Ulcerative colitis is a form of inflammatory bowel disease (IBD). The
cause is unknown. In ulcerative colitis, the immune system is
inappropriately triggered to attack the lining of the large intestine
(colon) and rectum, causing chronic inflammation. The inflammation
causes symptoms and leads to formation of open sores (ulcers) and,
eventually, loss of the lining of the colon.
Unlike Crohn’s disease,
ulcerative colitis does not affect all layers of the intestine. In
ulcerative colitis, inflammation occurs only in the top layer, but it is
continuous—meaning there are no areas of normal tissue between areas of
diseased tissue. The inflammation may be limited to the left side of the
colon (limited or distal colitis) or the rectum and lower part of the
colon (proctitis), or it may involve the entire colon (pancolitis).
Symptoms of ulcerative colitis vary in severity, although most people
with the disease will have mild to moderate symptoms. Symptoms may
subside for a while (remission) and then return (flare). The most common
symptoms are abdominal pain and bloody diarrhea. Other symptoms may
include anemia, fatigue, weight loss, and rectal bleeding.
Proper diagnosis of ulcerative colitis is important for optimal
treatment. If IBD is suspected based on symptoms, our
gastroenterologists will perform tests to confirm the presence of
intestinal inflammation and to determine whether the inflammation is due
to ulcerative colitis, Crohn’s disease, or another cause.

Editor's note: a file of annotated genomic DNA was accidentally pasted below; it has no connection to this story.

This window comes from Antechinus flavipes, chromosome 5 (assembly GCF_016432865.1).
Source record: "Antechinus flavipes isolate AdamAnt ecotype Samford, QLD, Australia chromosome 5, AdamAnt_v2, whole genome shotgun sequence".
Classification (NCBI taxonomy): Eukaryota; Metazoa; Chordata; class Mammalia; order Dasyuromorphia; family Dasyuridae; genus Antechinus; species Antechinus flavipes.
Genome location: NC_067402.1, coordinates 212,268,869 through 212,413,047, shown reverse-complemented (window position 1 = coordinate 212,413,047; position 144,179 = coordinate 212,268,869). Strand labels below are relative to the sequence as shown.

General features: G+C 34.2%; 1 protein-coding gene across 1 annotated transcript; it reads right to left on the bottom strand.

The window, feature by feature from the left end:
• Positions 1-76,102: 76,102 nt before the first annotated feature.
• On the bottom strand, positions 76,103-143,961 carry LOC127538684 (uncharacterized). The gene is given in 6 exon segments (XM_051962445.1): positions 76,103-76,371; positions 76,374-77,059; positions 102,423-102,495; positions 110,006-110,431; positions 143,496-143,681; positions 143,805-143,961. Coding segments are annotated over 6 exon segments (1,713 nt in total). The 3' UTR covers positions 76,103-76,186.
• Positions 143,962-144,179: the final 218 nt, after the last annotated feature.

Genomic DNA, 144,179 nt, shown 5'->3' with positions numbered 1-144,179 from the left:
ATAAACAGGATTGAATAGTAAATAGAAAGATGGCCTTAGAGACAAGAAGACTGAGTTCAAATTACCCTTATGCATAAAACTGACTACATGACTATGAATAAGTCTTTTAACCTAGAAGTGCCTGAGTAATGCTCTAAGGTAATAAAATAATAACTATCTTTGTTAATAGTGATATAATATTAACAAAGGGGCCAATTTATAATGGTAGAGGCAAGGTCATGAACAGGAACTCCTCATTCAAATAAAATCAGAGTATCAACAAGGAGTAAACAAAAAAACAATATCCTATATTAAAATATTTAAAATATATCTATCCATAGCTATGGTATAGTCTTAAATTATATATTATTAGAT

The first goal of treatment is to put ulcerative colitis in remission.
Remission means that inflammation is controlled and there are no
symptoms or signs of inflammation. Once remission is achieved, the goal
is to prevent further symptoms and complications (maintain remission).
Drug therapy. Advances in medical therapy are making it
possible to achieve and maintain remission. Medical treatment is
tailored to each person’s needs and varies depending on the extent and
severity of disease, response to medications, and side effect
considerations. Lankenau gastroenterologists offer expertise in
individualized treatment for ulcerative colitis using the following
Mesalamine-containing drugs (5-ASA agents)
Anti-inflammatory drugs, including corticosteroids (these may be
taken orally or applied rectally)
Biologic response modifiers (“biologics”)
Surgery. Some people with ulcerative colitis eventually
may need to undergo surgery to remove their colon. Reasons include
excessive bleeding or rupture of the colon, disease that cannot be
controlled with medications, or the presence of precancerous or
Lankenau surgeons have extensive expertise in the surgical management
ulcerative colitis. The most common procedures are:
For more information, call 1.866.CALL.MLH.